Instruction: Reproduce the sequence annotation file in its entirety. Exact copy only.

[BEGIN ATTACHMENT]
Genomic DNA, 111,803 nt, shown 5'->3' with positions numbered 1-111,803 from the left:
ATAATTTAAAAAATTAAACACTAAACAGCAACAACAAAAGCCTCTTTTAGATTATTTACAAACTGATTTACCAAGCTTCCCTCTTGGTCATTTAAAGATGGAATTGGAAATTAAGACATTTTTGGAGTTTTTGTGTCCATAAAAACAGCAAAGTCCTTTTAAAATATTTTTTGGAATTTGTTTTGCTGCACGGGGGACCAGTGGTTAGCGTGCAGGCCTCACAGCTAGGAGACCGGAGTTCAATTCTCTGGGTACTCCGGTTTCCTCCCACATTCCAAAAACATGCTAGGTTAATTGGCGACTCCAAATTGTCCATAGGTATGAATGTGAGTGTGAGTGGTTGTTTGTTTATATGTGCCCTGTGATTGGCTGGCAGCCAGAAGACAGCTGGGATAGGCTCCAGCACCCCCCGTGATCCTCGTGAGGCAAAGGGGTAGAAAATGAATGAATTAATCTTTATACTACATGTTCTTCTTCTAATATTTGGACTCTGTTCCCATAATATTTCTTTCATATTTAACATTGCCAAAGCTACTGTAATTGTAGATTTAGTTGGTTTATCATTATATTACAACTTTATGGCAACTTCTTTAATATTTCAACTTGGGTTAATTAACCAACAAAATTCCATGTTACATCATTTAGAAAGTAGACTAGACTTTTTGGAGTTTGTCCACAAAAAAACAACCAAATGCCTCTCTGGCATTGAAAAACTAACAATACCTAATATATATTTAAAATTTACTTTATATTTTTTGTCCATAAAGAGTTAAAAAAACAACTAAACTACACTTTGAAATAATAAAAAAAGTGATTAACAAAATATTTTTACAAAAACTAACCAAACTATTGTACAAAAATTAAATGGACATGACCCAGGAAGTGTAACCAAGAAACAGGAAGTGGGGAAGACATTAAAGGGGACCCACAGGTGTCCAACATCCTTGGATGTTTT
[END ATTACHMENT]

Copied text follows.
Genomic DNA, 111,803 nt, shown 5'->3' with positions numbered 1-111,803 from the left:
ATAATTTAAAAAATTAAACACTAAACAGCAACAACAAAAGCCTCTTTTAGATTATTTACAAACTGATTTACCAAGCTTCCCTCTTGGTCATTTAAAGATGGAATTGGAAATTAAGACATTTTTGGAGTTTTTGTGTCCATAAAAACAGCAAAGTCCTTTTAAAATATTTTTTGGAATTTGTTTTGCTGCACGGGGGACCAGTGGTTAGCGTGCAGGCCTCACAGCTAGGAGACCGGAGTTCAATTCTCTGGGTACTCCGGTTTCCTCCCACATTCCAAAAACATGCTAGGTTAATTGGCGACTCCAAATTGTCCATAGGTATGAATGTGAGTGTGAGTGGTTGTTTGTTTATATGTGCCCTGTGATTGGCTGGCAGCCAGAAGACAGCTGGGATAGGCTCCAGCACCCCCCGTGATCCTCGTGAGGCAAAGGGGTAGAAAATGAATGAATTAATCTTTATACTACATGTTCTTCTTCTAATATTTGGACTCTGTTCCCATAATATTTCTTTCATATTTAACATTGCCAAAGCTACTGTAATTGTAGATTTAGTTGGTTTATCATTATATTACAACTTTATGGCAACTTCTTTAATATTTCAACTTGGGTTAATTAACCAACAAAATTCCATGTTACATCATTTAGAAAGTAGACTAGACTTTTTGGAGTTTGTCCACAAAAAAACAACCAAATGCCTCTCTGGCATTGAAAAACTAACAATACCTAATATATATTTAAAATTTACTTTATATTTTTTGTCCATAAAGAGTTAAAAAAACAACTAAACTACACTTTGAAATAATAAAAAAAGTGATTAACAAAATATTTTTACAAAAACTAACCAAACTATTGTACAAAAATTAAATGGACATGACCCAGGAAGTGTAACCAAGAAACAGGAAGTGGGGAAGACATTAAAGGGGACCCACAGGTGTCCAACATCCTTGGATGTTTT